In order to address the challenges, Infosys IP team engaged with OpenChain Project to assess its compliance practices and identify gaps to come in consonance with industry standard practices. For capacity development Infosys organized trainings on OSS licensing, governance models & contribution processes.
Infosys did a Conformance Analysis which included assessment of its Open Source Policy, IP check & certification process, establishing an accountability system and attaining key requirements of OpenChain Specification to make its compliance program predictable, understandable and efficient. While discussing benefits, he mentioned that by being an OpenChain Conformant company, Infosys was able to demonstrate a transparent OSS compliance process in development and procurement. Being OpenChain Conformant would help Infosys in building trust among its customers and stakeholders while showcasing its global standards.
Arun Azhakesan (Lead OSS License Compliance, Seimens Healthineers
Arun represented the formal tooling work group of OpenChain and explained how some of these tools were adopted later by Linux. The idea behind tooling group is reducing the resource cost and enhancing output. Also, OpenChain bringing Conformance for the entire supply chain necessitated that these tools be streamlined.
He started his presentation discussing efforts led by OpenChain in developing tools to assist OS compliance and making it more predictable. Arun shared the entire Integrated Compliance Toolchain Instance with specific compliance tools for each layer. Thereafter, he covered specific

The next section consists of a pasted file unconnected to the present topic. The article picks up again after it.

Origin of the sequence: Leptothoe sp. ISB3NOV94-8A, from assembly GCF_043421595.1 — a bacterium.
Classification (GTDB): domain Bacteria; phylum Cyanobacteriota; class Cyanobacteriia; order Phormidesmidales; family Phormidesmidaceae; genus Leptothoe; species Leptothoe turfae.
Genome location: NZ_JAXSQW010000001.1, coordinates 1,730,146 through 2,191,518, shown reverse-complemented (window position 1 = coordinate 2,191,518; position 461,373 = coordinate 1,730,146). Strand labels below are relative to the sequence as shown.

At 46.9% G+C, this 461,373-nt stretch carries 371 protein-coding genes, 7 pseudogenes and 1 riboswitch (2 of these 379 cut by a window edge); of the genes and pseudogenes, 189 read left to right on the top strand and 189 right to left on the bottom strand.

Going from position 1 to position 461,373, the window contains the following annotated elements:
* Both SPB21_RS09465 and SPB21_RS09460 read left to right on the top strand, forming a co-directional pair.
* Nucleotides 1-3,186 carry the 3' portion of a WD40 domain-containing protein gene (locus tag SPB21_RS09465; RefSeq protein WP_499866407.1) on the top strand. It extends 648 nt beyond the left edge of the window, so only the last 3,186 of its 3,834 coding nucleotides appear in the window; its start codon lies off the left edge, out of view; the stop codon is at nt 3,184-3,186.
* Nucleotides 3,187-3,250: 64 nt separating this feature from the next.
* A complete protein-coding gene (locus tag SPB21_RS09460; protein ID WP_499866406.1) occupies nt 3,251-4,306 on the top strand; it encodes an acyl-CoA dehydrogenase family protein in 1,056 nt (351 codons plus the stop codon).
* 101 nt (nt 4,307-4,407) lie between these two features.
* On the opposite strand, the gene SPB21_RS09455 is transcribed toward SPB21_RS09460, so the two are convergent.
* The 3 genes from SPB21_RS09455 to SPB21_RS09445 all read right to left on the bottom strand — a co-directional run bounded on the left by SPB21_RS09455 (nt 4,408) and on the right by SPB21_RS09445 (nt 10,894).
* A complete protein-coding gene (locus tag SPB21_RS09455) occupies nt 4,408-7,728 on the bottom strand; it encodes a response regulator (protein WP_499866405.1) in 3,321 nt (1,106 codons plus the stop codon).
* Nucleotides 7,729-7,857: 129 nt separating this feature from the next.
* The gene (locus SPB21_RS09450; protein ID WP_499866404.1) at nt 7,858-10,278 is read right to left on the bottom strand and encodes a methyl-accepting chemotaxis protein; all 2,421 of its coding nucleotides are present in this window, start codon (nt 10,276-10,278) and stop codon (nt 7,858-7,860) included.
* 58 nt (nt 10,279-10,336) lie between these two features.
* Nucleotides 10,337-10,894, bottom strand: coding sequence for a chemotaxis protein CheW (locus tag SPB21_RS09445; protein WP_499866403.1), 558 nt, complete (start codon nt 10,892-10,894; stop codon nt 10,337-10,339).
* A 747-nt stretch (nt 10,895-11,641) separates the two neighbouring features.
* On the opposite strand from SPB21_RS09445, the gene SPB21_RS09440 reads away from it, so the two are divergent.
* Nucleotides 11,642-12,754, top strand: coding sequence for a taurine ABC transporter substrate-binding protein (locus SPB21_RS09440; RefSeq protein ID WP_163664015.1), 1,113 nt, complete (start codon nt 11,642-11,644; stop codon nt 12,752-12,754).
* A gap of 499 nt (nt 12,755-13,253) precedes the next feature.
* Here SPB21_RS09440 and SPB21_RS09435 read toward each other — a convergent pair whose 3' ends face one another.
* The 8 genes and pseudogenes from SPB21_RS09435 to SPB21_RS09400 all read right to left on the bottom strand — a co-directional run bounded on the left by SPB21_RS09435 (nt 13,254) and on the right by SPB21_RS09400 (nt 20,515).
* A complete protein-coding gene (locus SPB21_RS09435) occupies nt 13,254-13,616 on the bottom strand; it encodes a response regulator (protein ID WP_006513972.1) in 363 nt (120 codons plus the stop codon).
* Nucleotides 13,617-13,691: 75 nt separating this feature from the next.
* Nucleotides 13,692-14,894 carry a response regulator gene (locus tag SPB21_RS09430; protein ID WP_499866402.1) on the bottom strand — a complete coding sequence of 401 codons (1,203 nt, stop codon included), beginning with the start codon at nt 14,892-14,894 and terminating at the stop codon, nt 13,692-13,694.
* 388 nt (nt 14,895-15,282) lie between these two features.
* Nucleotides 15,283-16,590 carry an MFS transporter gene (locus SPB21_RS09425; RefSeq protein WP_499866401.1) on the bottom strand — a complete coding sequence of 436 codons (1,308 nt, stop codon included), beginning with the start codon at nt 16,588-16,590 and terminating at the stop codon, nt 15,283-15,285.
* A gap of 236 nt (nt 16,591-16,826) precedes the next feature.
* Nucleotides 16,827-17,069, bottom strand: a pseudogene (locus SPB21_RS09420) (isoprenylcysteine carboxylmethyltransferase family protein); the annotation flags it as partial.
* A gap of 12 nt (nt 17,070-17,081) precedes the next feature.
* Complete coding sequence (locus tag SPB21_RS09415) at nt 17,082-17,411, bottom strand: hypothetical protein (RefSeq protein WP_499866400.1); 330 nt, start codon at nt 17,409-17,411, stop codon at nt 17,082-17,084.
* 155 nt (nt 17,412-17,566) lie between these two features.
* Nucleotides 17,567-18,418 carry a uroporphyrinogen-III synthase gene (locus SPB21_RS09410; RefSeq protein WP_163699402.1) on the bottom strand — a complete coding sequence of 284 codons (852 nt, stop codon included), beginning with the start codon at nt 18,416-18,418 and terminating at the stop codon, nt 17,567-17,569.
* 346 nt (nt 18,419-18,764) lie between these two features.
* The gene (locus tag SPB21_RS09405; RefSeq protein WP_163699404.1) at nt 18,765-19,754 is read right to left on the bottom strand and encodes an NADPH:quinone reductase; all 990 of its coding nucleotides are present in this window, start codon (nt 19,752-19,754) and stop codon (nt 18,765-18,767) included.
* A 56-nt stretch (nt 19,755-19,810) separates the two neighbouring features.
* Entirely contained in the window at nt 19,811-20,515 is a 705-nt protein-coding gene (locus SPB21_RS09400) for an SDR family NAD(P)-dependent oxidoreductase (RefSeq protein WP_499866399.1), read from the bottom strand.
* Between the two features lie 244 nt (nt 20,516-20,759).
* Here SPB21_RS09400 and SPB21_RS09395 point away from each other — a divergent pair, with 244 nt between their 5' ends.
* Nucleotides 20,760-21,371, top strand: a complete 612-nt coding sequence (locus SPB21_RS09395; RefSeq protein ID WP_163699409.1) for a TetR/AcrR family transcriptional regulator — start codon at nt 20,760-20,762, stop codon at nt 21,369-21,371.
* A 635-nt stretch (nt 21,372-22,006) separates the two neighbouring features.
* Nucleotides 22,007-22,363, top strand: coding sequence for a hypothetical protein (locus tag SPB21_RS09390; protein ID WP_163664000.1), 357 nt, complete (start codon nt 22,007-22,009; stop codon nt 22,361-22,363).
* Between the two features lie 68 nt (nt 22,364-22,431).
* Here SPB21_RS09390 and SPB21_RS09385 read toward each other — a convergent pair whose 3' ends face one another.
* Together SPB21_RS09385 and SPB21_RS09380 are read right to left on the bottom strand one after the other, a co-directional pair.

tools useful for the entire compliance chain.
First being Fossology which allows license, copyright and export control scans from the command line. It can generate an SPDX file, or a ReadMe with the copyrights notices from the software. Scanners include Monk, Nomos and Ninka. Next tool, Eclipse SW360 is an OSS project which allows cataloguing of software components, assessing security vulnerabilities, maintaining license obligations among others. It is licensed under EPL- 2.0. Besides, Eclipse SW360 Antenna is again an OSS tool which automates open source license compliance process. It collects compliance related data, processes it and warns in case of compliance related issues. Other tools suggested by Arun for the entire software supply chain included:
- OSS Review Toolkit: To download and scan the source code of the dependencies for license information and summarize the results.
- Software Heritage: To collect, preserve and share all software that is publicly available in source code form.